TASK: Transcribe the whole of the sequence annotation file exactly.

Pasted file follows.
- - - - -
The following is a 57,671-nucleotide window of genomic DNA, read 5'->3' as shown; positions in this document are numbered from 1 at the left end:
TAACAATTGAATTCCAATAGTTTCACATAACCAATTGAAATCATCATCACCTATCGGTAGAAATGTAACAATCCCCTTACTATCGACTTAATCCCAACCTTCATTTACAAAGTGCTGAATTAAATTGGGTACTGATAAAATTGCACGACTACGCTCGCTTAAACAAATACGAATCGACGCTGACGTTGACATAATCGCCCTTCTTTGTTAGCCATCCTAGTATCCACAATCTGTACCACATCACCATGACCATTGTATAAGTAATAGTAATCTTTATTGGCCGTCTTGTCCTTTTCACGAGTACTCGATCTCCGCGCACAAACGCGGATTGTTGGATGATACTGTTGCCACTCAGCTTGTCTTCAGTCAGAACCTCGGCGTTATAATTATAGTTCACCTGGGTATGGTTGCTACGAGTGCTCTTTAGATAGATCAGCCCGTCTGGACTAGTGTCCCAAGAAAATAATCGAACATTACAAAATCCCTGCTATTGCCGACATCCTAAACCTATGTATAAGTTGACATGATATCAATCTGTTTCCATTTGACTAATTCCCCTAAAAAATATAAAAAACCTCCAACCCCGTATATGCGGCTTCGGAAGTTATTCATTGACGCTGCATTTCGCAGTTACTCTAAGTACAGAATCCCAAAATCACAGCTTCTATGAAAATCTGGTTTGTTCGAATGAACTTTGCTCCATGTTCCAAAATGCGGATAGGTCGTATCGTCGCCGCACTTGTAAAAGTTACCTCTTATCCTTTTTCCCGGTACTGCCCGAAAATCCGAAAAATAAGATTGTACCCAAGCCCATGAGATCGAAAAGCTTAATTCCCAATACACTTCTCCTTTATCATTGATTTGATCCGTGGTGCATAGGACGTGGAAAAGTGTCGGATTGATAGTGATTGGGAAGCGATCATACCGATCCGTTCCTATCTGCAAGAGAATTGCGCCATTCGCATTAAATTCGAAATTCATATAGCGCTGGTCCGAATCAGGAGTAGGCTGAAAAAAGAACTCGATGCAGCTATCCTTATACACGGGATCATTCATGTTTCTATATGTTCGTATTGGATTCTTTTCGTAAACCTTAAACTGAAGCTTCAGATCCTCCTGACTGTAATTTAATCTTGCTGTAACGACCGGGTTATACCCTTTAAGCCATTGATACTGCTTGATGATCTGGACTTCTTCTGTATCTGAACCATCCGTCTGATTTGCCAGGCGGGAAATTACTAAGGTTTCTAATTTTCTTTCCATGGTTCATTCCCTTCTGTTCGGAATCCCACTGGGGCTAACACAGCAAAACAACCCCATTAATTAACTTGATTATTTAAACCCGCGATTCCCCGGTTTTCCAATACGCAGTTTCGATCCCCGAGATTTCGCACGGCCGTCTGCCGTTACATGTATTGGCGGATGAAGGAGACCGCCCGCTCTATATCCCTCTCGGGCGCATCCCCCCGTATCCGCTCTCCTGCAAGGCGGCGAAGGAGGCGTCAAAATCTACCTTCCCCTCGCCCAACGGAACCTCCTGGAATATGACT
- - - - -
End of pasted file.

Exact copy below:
The following is a 57,671-nucleotide window of genomic DNA, read 5'->3' as shown; positions in this document are numbered from 1 at the left end:
TAACAATTGAATTCCAATAGTTTCACATAACCAATTGAAATCATCATCACCTATCGGTAGAAATGTAACAATCCCCTTACTATCGACTTAATCCCAACCTTCATTTACAAAGTGCTGAATTAAATTGGGTACTGATAAAATTGCACGACTACGCTCGCTTAAACAAATACGAATCGACGCTGACGTTGACATAATCGCCCTTCTTTGTTAGCCATCCTAGTATCCACAATCTGTACCACATCACCATGACCATTGTATAAGTAATAGTAATCTTTATTGGCCGTCTTGTCCTTTTCACGAGTACTCGATCTCCGCGCACAAACGCGGATTGTTGGATGATACTGTTGCCACTCAGCTTGTCTTCAGTCAGAACCTCGGCGTTATAATTATAGTTCACCTGGGTATGGTTGCTACGAGTGCTCTTTAGATAGATCAGCCCGTCTGGACTAGTGTCCCAAGAAAATAATCGAACATTACAAAATCCCTGCTATTGCCGACATCCTAAACCTATGTATAAGTTGACATGATATCAATCTGTTTCCATTTGACTAATTCCCCTAAAAAATATAAAAAACCTCCAACCCCGTATATGCGGCTTCGGAAGTTATTCATTGACGCTGCATTTCGCAGTTACTCTAAGTACAGAATCCCAAAATCACAGCTTCTATGAAAATCTGGTTTGTTCGAATGAACTTTGCTCCATGTTCCAAAATGCGGATAGGTCGTATCGTCGCCGCACTTGTAAAAGTTACCTCTTATCCTTTTTCCCGGTACTGCCCGAAAATCCGAAAAATAAGATTGTACCCAAGCCCATGAGATCGAAAAGCTTAATTCCCAATACACTTCTCCTTTATCATTGATTTGATCCGTGGTGCATAGGACGTGGAAAAGTGTCGGATTGATAGTGATTGGGAAGCGATCATACCGATCCGTTCCTATCTGCAAGAGAATTGCGCCATTCGCATTAAATTCGAAATTCATATAGCGCTGGTCCGAATCAGGAGTAGGCTGAAAAAAGAACTCGATGCAGCTATCCTTATACACGGGATCATTCATGTTTCTATATGTTCGTATTGGATTCTTTTCGTAAACCTTAAACTGAAGCTTCAGATCCTCCTGACTGTAATTTAATCTTGCTGTAACGACCGGGTTATACCCTTTAAGCCATTGATACTGCTTGATGATCTGGACTTCTTCTGTATCTGAACCATCCGTCTGATTTGCCAGGCGGGAAATTACTAAGGTTTCTAATTTTCTTTCCATGGTTCATTCCCTTCTGTTCGGAATCCCACTGGGGCTAACACAGCAAAACAACCCCATTAATTAACTTGATTATTTAAACCCGCGATTCCCCGGTTTTCCAATACGCAGTTTCGATCCCCGAGATTTCGCACGGCCGTCTGCCGTTACATGTATTGGCGGATGAAGGAGACCGCCCGCTCTATATCCCTCTCGGGCGCATCCCCCCGTATCCGCTCTCCTGCAAGGCGGCGAAGGAGGCGTCAAAATCTACCTTCCCCTCGCCCAACGGAACCTCCTGGAATATGACT